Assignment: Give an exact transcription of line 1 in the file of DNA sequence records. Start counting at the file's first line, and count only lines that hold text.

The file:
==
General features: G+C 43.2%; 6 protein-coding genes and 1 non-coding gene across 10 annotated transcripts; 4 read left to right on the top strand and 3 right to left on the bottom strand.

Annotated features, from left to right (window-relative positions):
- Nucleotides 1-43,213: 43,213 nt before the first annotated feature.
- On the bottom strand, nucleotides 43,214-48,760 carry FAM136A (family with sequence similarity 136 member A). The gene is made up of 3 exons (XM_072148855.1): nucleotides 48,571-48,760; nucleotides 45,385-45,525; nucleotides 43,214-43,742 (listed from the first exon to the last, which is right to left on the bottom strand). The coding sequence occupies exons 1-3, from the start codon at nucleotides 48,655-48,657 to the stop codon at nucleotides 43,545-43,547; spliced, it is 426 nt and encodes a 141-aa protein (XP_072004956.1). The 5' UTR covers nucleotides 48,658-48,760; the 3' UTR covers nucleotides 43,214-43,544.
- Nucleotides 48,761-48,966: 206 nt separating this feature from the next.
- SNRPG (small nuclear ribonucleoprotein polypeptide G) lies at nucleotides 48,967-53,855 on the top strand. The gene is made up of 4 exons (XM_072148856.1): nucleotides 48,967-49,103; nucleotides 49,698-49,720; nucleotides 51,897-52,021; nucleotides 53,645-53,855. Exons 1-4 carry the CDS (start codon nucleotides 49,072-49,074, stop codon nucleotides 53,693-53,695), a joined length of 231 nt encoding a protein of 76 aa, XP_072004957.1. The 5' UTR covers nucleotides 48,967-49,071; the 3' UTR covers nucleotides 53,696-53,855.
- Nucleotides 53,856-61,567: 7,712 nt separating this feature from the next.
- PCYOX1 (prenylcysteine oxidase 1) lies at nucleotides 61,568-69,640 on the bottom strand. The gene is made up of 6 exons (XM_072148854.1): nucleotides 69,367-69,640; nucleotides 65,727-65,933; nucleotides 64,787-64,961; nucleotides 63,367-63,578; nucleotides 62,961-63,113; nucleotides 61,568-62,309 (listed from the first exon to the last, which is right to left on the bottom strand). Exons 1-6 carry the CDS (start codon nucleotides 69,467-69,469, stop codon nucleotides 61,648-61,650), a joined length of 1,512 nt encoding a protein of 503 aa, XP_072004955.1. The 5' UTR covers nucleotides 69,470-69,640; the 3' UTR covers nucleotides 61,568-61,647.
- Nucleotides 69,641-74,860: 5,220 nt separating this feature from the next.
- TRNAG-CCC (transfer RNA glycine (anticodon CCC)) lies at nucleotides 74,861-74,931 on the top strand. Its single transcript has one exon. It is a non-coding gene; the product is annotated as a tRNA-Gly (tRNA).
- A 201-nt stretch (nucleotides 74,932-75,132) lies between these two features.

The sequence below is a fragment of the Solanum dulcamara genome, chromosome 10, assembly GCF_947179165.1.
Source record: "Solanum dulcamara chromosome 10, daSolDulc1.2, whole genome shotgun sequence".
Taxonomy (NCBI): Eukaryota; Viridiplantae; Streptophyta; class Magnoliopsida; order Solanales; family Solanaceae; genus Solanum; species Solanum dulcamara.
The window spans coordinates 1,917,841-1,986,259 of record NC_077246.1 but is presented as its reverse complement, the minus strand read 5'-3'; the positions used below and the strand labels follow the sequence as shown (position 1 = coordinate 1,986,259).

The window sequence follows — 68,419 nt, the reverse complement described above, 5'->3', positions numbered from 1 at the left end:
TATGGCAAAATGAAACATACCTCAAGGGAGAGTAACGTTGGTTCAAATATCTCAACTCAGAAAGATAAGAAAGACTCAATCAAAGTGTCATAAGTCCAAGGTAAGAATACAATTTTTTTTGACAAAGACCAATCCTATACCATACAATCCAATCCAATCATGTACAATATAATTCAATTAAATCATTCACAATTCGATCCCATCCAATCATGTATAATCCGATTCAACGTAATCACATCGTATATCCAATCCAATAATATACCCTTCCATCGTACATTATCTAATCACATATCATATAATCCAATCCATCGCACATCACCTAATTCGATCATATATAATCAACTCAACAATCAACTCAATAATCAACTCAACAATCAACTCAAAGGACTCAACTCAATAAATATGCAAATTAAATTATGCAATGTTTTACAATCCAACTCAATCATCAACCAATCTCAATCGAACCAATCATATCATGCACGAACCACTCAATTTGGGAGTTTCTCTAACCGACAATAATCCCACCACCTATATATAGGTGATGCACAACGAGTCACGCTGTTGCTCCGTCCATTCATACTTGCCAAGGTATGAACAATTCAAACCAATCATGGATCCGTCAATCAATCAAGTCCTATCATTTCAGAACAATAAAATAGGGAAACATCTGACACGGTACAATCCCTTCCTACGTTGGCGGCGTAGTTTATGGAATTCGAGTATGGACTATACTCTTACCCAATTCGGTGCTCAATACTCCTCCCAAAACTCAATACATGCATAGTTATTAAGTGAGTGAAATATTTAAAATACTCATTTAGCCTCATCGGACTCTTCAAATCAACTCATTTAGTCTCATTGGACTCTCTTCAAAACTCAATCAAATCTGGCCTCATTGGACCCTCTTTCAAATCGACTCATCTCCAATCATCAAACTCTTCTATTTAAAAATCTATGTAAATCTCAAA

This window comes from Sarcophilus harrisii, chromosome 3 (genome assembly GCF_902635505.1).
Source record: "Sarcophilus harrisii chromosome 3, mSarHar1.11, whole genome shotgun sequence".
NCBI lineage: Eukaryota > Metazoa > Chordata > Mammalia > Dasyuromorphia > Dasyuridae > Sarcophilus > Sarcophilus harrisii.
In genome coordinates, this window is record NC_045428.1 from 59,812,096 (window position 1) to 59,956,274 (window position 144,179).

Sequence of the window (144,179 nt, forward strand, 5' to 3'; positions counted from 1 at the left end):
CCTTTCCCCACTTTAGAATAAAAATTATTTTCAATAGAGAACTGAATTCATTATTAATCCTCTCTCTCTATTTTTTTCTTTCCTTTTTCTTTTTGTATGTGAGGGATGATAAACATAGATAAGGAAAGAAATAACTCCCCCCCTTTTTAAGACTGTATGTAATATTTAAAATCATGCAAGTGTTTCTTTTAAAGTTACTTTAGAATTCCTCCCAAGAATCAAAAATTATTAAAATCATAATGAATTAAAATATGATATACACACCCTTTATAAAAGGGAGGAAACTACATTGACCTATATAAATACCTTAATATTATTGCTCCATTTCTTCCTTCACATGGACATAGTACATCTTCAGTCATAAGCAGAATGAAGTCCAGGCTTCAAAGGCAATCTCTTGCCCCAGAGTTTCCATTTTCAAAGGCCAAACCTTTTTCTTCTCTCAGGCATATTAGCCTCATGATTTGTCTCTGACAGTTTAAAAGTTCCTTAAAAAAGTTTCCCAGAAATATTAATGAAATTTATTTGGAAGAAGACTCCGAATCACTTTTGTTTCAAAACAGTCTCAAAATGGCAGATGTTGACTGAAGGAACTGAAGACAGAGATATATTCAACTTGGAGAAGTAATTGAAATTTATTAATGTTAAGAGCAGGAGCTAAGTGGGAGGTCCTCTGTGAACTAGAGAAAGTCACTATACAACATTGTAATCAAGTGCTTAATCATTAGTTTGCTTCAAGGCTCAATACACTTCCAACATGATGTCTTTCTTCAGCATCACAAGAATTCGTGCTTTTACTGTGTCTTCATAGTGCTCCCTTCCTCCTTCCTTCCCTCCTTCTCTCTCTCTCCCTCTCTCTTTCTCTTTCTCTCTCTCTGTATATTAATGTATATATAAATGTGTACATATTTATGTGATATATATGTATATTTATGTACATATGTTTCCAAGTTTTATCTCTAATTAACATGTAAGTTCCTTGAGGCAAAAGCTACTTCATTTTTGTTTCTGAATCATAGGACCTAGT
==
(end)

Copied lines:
General features: G+C 43.2%; 6 protein-coding genes and 1 non-coding gene across 10 annotated transcripts; 4 read left to right on the top strand and 3 right to left on the bottom strand.